Provocateur of the Opera

Who still composes operas these days? John Adams — tackling topical subjects

Composer John Adams outside the Walt Disney Concert Hall in Los Angeles.
Composer John Adams outside the Walt Disney Concert Hall in Los Angeles.

In the first act of John Adams’ opera “Girls of the Golden West,” a New Englander — born Louise Clappe and pen-named Dame Shirley — arrives at the mid-19th century California Gold Rush aboard a mule. For audiences at the opera’s premiere at the San Francisco War Memorial Opera House last fall, there was a feeling, rare in classical music, of regional familiarity and historical curiosity. The impact was even stronger for Adams, the Berkeley-based composer who maintains a second home in the High Sierra, not far from the setting of the drama.

Adams must have felt a likeness of mind with the stalwart Shirley. “She’s a remarkable person with both great grit and determination, and also a wonderful sense of self-deprecatory humor and a great capacity to empathize with other people,” he said in an interview during rehearsals. He might as well have been talking about himself.

Over the past 40-plus years, Adams has created an extensive body of work, much of it confronting musical conventions. He has dramatically updated the opera repertoire with topics such as Richard Nixon’s opening of international relations with China (“Nixon in China”); terrorism (“The Death of Klinghoffer”); and the development of nuclear weapons (“Doctor Atomic”).

This newsworthiness and the scope of his productions have attracted new audiences to operas in San Francisco and elsewhere. As today’s leading operatic composer, Adams has arguably inspired such other contemporary operas as Stewart Wallace and Michael Korie’s “Harvey Milk” and Mason Bates’ “The (R)evolution of Steve Jobs.”

A scene from Adams’ 2017 opera, “Girls of the Golden West.”
A scene from Adams’ 2017 opera, “Girls of the Golden West.”

Since 1970, Adams also has created more than two dozen orchestral works and numerous compositions for smaller ensembles, soloists and singers. As in his idiosyncratic operas, he has determinedly departed from prevailing compositional trends, experimenting with electronic elements and deploying pop music sources and ticklish titles that telegraph his intention to take neither the art form nor himself too seriously. All this has garnered for Adams a Pulitzer Prize (for a 9/11 memorial choral piece, “On the Transmigration of Souls”), a handful of Grammys and numerous honorary doctorates.

Adams’ interests in humanistic stories and subjects are as dependable as his inventiveness. The major characters in Adams’ operas, like Dame Shirley in “Girls of the Golden West,” work through their inner conflicts as they play out their historical dramas. “Like Mozart, John is capable of pathos and humor, frequently right next to each other,” says librettist and director Peter Sellars, Adams’ collaborator on most of the operas. “The deep things in people’s lives are the deep things in John’s music.”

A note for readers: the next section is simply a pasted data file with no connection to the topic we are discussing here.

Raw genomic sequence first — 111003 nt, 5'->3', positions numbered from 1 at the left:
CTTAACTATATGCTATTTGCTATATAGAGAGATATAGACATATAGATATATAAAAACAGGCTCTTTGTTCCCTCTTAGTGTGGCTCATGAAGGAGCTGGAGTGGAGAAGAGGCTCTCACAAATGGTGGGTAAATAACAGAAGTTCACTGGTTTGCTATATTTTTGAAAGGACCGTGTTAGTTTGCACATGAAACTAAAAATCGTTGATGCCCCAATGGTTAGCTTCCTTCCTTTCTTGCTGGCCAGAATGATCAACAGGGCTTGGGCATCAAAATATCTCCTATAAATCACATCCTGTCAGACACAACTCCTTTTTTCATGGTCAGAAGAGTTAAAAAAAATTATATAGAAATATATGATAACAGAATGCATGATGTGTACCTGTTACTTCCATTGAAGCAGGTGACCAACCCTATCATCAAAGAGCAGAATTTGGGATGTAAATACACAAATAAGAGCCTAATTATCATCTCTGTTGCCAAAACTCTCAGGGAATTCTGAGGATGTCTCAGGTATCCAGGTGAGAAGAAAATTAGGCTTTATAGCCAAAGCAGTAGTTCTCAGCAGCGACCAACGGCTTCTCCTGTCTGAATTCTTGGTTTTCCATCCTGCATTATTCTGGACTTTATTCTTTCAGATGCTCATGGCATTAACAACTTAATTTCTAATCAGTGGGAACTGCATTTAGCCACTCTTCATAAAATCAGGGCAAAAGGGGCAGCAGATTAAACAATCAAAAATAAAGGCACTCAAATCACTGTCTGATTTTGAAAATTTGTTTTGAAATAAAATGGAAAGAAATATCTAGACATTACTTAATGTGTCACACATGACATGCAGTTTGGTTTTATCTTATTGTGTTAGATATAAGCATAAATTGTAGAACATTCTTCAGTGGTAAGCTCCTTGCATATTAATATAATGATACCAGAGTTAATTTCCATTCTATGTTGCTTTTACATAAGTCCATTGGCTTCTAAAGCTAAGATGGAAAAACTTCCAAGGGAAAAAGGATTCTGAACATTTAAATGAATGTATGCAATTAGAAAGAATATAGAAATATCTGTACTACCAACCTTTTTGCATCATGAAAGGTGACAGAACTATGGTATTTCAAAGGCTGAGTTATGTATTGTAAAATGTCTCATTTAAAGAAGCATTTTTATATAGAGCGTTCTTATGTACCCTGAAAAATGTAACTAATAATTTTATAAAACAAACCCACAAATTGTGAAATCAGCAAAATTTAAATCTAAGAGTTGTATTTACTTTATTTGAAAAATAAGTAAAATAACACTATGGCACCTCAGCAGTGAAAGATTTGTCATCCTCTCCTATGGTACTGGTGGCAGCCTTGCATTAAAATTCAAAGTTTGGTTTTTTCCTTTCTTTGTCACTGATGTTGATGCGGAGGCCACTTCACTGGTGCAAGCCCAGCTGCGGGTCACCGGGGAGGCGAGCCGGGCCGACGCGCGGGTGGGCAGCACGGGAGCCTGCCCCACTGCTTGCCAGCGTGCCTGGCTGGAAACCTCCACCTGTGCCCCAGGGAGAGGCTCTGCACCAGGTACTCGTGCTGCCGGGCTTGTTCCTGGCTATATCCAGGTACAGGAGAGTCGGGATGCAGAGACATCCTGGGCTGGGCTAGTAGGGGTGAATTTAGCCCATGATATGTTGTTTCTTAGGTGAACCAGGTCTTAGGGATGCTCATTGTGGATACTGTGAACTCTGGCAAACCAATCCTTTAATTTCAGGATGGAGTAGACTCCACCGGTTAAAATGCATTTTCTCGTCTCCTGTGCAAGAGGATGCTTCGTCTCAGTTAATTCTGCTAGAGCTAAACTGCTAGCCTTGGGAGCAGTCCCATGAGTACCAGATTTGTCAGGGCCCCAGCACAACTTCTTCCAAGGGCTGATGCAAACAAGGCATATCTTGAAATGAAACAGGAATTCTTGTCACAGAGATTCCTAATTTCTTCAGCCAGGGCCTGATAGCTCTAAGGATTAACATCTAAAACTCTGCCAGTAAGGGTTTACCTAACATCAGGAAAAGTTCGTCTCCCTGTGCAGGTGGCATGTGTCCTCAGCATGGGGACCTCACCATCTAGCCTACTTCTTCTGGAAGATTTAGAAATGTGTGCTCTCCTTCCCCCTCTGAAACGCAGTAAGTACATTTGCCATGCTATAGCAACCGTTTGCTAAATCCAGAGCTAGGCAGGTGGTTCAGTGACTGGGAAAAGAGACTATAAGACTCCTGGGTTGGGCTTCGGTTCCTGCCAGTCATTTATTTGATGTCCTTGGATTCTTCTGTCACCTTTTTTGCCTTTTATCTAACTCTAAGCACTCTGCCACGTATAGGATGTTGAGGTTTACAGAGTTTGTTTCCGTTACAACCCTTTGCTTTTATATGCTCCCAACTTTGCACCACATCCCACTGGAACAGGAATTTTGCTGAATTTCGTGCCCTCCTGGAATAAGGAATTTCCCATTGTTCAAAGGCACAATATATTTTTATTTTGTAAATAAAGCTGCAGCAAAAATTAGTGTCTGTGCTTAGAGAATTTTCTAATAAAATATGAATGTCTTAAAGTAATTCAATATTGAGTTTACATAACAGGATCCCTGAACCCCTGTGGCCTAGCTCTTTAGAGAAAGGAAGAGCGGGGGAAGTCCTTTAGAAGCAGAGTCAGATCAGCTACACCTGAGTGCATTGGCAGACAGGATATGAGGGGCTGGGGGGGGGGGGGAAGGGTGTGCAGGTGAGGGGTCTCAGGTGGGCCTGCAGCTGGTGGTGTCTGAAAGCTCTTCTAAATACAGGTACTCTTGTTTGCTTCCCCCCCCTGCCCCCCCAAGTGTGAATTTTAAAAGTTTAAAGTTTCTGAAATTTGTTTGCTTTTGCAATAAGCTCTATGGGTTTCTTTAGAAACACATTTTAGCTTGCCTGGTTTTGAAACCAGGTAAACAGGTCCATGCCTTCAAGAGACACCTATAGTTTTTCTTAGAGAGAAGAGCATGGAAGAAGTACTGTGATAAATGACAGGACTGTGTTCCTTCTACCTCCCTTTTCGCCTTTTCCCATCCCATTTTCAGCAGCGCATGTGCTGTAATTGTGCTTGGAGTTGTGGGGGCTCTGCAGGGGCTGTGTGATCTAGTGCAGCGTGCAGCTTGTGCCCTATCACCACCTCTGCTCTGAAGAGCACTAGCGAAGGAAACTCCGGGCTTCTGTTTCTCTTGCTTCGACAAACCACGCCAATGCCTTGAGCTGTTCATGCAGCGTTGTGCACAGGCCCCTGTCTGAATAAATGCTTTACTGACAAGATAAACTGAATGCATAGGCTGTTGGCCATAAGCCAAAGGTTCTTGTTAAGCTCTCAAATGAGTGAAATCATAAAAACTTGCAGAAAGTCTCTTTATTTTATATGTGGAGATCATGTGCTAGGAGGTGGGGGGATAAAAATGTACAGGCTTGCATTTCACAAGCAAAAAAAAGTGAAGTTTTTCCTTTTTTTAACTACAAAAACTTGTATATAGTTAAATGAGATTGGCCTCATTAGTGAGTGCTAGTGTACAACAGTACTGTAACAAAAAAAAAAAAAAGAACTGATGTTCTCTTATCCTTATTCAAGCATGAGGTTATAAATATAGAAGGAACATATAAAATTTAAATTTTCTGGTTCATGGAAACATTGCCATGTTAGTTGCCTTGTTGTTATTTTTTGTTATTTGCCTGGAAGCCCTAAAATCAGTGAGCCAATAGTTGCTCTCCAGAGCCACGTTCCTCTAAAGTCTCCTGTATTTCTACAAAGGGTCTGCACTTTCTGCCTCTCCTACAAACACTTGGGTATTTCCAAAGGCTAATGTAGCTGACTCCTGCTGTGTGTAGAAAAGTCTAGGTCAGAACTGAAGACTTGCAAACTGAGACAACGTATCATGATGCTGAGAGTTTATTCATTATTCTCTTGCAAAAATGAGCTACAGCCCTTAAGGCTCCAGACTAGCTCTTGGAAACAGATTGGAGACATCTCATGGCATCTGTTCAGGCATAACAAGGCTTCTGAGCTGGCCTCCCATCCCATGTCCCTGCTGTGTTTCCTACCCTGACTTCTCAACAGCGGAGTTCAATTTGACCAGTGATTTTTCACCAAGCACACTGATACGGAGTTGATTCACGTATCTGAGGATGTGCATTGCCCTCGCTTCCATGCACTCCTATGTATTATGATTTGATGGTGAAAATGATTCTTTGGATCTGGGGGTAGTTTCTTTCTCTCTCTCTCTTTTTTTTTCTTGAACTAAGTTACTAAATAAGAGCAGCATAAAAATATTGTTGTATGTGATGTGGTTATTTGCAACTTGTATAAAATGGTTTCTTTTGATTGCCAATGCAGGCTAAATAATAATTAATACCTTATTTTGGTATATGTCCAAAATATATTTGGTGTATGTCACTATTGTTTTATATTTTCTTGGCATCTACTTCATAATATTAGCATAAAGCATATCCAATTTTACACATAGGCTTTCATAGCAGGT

Like Dame Shirley, Adams, 71, was raised in New England and came to California to find his fortune. Over the past few decades, he’s become a valued member of the Bay Area music community, creatively contributing to San Francisco’s opera company, symphony orchestra and music conservatory, as well as becoming a go-to composer-in-residence and conductor worldwide.

Picking up the compositional pen after graduating from Harvard in the late 1960s, Adams sought his place in that conflicted period of classical music development. In a move emblematic of the era, he and his then-wife headed for California in a Volkswagen Beetle.

Never having spent a summer outside New England, Adams quickly fell in love with San Francisco and Berkeley, where avant-garde musical mashups, free of formal allegiance, abounded. In 1972, he landed a job at the San Francisco Conservatory of Music, teaching composition and directing a series of “new music” concerts.

Keeping his ears open to what he described as “the congenial hippie spirit of the West Coast,” Adams developed what he describes as his first mature piece, “Phrygian Gates,” for piano, in 1977. It was received as a contribution to the multimedia migration toward minimalism, a movement that reduced art to its bare, powerful essentials. But Adams refused to be confined only to one harmonic key, instead cycling kaleidoscopically through half a dozen. “Shaker Loops,” written by Adams a year later for chamber orchestra, introduced alluring wave motions and dance figures into the minimalist medium.

Edo de Waart, the young Dutch-born musical director of the San Francisco Symphony, was pleased to have an innovator of his own generation in close proximity, and engaged Adams to pilot a new series of contemporary music and to help christen the symphony’s new home at Davies Hall. The commission resulted in “Harmonium,” a setting of poetry by John Donne and Emily Dickinson. In 1982, the San Francisco Symphony engaged Adams to conduct the premiere of his “Grand Pianola Music,” a piece for chamber orchestra that suggests the tone of an interview with the composer: witty, eclectic and provocative.